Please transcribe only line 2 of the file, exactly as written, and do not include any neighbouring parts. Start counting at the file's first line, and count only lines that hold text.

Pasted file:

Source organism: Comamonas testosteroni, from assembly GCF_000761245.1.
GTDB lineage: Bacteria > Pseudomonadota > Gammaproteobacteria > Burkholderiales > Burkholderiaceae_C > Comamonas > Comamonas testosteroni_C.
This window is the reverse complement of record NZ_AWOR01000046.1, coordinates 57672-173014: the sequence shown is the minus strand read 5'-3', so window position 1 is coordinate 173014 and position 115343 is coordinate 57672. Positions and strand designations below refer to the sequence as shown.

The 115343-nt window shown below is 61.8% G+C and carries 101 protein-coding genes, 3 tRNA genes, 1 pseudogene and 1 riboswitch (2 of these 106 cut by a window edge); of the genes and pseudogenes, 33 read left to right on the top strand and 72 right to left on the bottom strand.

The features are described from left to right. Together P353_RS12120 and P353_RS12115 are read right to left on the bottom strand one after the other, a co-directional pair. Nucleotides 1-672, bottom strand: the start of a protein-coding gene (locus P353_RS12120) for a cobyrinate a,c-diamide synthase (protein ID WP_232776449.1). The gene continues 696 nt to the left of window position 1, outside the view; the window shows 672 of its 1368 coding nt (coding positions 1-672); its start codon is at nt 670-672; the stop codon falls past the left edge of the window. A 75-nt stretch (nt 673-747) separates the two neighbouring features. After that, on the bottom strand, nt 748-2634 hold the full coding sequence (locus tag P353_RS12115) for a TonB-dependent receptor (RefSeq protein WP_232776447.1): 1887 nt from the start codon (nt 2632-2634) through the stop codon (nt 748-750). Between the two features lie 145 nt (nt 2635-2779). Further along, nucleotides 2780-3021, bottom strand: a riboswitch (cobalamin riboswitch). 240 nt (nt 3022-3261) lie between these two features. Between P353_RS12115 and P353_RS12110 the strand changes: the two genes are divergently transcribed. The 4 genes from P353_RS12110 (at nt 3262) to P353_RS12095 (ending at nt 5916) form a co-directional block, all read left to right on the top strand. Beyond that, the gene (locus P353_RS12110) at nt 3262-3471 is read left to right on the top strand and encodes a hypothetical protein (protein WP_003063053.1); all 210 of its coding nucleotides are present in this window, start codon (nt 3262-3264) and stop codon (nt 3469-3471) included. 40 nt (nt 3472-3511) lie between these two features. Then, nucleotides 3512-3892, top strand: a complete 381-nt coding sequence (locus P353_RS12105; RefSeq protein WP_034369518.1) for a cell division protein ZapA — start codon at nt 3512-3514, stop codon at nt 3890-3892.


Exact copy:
GTDB lineage: Bacteria > Pseudomonadota > Gammaproteobacteria > Burkholderiales > Burkholderiaceae_C > Comamonas > Comamonas testosteroni_C.